Furthermore, Falk expressed a concern that the recent violence may be part of an advanced payment for the “anticipated land day demonstration at the Gaza fence and the first anniversary of the Great March of Return.” There is also little question that “Trump’s green lighting of Israeli expansionism, came with the latest outrage — an endorsement of Israeli annexation of the Golan Heights.” Both Trump and Netanyahu continue to rule “in defiance of the international consensus,” Falk observes.
In a March 21, 2019 New York Times article, entitled Palestinian Lives Don’t Matter*: *Unless Israel is to blame, Bret Stephens cites the factual repression of Hamas, but incorrectly asserts that Hamas’ bullets are “buried by most Western news accounts” in an attempt to ensure that readers single out Israeli aggression. Stephens also goes on to state that since Bashar al-Assad “kills more” Syrians, Israel isn’t really an aggressor at all and should be let off the hook with the coverage of that region. The reality is that the Syrian’s government atrocities get extensive coverage, some even considered to the “far left,” exercises in propaganda. The article is filled with language that is essentially racist in character, and entirely misleading in its claim — that the world media is biased against Israel.
Despite Bret Stephen’s griping, Professor Stephen Zunes points out that Hamas has “in fact gotten a fair amount of coverage and it’s been reported by Amnesty International, etc.” And in terms of everyday Gazans, Zunes adds that he’s “not aware of the latest round of protests resulting in any fatalities, unlike the peaceful Gazan protests at the Israeli border.”
Noam Chomsky has previously pointed out “plenty of reasons to criticize Hamas, just as there were reasons to condemn crimes of the partisans,” and added that, “99% of the crimes however, are traceable to Israel.” In another way but in the same context, Richard Falk recalled a mean spirited and cynical assertion of Golda Meirwho is thought to have said, “There will be peace when the Palestinians love their children more alive than our children dead.” Falk stated that, “of course, there is nasty violence within the Palestinian communities, in part due to splits that Israel has encouraged over the years, including helping to found Hamas after the 1967 war.”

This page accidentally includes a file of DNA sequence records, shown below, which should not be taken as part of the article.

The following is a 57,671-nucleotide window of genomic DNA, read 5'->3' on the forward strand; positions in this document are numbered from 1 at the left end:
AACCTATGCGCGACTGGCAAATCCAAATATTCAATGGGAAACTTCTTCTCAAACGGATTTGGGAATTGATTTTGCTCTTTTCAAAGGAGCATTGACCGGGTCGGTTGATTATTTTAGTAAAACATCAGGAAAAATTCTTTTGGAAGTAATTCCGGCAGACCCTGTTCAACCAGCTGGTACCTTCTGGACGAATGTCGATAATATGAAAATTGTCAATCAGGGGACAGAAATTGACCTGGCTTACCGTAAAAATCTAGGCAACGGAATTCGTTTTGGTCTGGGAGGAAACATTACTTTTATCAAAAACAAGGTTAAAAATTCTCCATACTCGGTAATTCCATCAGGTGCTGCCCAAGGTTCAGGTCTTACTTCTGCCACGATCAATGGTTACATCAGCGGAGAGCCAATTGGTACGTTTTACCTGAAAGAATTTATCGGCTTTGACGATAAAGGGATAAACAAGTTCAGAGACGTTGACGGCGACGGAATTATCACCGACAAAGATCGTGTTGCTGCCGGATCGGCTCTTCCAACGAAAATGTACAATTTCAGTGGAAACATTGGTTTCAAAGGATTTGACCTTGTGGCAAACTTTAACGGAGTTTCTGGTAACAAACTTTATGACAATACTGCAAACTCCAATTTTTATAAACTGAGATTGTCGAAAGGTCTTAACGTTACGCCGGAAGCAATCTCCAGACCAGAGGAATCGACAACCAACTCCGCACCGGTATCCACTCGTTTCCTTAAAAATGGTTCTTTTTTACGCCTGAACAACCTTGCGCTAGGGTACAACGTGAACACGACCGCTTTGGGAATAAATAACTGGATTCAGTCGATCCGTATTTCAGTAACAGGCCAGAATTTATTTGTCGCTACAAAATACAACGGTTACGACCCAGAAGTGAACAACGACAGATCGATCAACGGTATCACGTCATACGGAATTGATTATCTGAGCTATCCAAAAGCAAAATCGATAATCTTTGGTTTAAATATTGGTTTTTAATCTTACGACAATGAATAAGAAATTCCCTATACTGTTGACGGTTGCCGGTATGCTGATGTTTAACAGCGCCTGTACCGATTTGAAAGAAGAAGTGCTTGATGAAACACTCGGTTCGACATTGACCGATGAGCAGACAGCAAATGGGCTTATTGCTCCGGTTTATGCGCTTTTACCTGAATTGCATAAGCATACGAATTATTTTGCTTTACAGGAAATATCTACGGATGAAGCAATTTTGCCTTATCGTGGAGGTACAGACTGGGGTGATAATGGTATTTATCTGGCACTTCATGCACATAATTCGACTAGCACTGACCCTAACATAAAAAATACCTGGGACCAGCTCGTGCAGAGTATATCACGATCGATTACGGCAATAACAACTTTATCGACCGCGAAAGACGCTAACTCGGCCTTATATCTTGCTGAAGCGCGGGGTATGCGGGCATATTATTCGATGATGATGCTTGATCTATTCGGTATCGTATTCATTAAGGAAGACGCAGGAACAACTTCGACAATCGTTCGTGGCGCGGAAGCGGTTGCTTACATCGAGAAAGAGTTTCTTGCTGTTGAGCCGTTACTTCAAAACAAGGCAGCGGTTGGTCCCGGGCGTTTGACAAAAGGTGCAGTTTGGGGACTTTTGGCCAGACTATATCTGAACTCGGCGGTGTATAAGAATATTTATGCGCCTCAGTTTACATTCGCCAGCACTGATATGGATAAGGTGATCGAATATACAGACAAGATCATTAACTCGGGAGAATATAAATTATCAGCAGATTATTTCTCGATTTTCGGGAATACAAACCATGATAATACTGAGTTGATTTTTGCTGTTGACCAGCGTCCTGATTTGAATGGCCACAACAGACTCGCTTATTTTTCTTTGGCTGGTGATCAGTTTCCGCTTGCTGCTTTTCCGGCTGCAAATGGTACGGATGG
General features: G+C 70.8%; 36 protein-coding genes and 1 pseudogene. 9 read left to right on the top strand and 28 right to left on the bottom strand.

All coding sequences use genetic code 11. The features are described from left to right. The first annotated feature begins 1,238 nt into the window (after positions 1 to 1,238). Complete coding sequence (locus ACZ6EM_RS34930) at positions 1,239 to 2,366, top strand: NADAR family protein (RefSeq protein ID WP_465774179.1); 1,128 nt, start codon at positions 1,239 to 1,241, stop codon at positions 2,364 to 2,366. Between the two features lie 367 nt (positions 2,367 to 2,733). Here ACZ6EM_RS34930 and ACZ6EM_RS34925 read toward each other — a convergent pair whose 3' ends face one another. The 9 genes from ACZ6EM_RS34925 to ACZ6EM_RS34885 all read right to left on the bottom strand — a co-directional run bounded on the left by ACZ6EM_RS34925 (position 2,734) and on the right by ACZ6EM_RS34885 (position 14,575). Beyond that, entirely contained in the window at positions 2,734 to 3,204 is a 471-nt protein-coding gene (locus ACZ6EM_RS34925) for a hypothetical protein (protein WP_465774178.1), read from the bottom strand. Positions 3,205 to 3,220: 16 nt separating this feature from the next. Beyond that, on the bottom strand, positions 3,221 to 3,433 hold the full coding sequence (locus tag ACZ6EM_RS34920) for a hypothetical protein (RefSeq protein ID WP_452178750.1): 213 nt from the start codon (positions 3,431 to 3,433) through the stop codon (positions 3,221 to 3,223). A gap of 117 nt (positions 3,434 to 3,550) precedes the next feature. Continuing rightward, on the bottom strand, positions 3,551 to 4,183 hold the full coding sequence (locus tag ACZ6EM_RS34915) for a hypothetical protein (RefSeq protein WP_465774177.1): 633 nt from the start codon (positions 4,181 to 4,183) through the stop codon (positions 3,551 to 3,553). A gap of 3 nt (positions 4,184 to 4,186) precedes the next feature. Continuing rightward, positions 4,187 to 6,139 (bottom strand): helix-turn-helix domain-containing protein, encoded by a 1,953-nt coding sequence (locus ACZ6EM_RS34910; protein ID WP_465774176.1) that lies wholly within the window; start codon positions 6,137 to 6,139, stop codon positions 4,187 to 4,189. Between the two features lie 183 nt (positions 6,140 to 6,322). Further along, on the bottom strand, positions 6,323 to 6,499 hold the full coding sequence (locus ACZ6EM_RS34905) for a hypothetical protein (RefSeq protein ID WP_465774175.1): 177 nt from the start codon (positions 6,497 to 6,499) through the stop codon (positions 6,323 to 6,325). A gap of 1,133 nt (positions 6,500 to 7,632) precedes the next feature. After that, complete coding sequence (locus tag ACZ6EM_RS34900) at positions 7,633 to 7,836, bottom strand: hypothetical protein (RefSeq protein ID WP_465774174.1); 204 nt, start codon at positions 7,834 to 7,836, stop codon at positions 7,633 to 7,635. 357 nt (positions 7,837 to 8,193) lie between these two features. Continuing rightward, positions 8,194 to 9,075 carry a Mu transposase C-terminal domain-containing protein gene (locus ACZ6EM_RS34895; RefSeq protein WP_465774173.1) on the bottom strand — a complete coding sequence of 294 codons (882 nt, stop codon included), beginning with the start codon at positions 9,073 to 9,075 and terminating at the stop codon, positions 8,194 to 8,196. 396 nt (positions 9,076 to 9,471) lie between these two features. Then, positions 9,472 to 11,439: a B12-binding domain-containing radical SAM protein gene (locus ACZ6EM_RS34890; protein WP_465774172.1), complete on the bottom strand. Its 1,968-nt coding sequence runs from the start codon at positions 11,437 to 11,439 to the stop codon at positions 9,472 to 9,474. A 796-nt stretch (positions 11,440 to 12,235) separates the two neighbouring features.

Falk remarked that, “the dominant and overriding reality is the apartheid structure of control created by Israel to impose and maintain a Jewish state with self-determination rights only for the Jewish people. The large casualties associated with the “Great March of Return” exclusively comes from Israel’s use of excessive and deadly force against largely unarmed demonstrations. In other words, yes, Hamas, Islamic Jihad and rogue actors can perpetrate a large number of extremely rotten things, but central to the Palestinian’s misery are the actions and policies by both the United States and Israeli governments.
The recent discourse in Middle East politics has been enormous and as AIPAC loses relevancy with progressive voters and younger Jews, CUFI unfortunately gains traction with fundamentalist Christians. As the work of Carolyn Karcher indicates, “Judaism is being reclaimed from Zionism,” as Jewishness no longer automatically ties to Israel. A stunning amount of candidates (seven) for the Democratic Party’s nomination for president in 2020 have said they would not attend the AIPAC conference taking place March 24 – 27. This comes on the heels of protest, organization and support for progressive politicians. The political spectrum increasingly widens in the United States in regards to Jews and their perspectives of the United States, Israel and Palestine. This now features a prominent and vibrant left, a fading but stable center, and more importantly an increasingly diminishing right, for liberal and centrist Jews.
The sad reality on the ground for the Palestinians is that nothing really has changed. But as for American politics and the shift in language, it can only be viewed as a positive sign that casual and unapologetic support for Israel comes with a political price tag. This marks a historical first.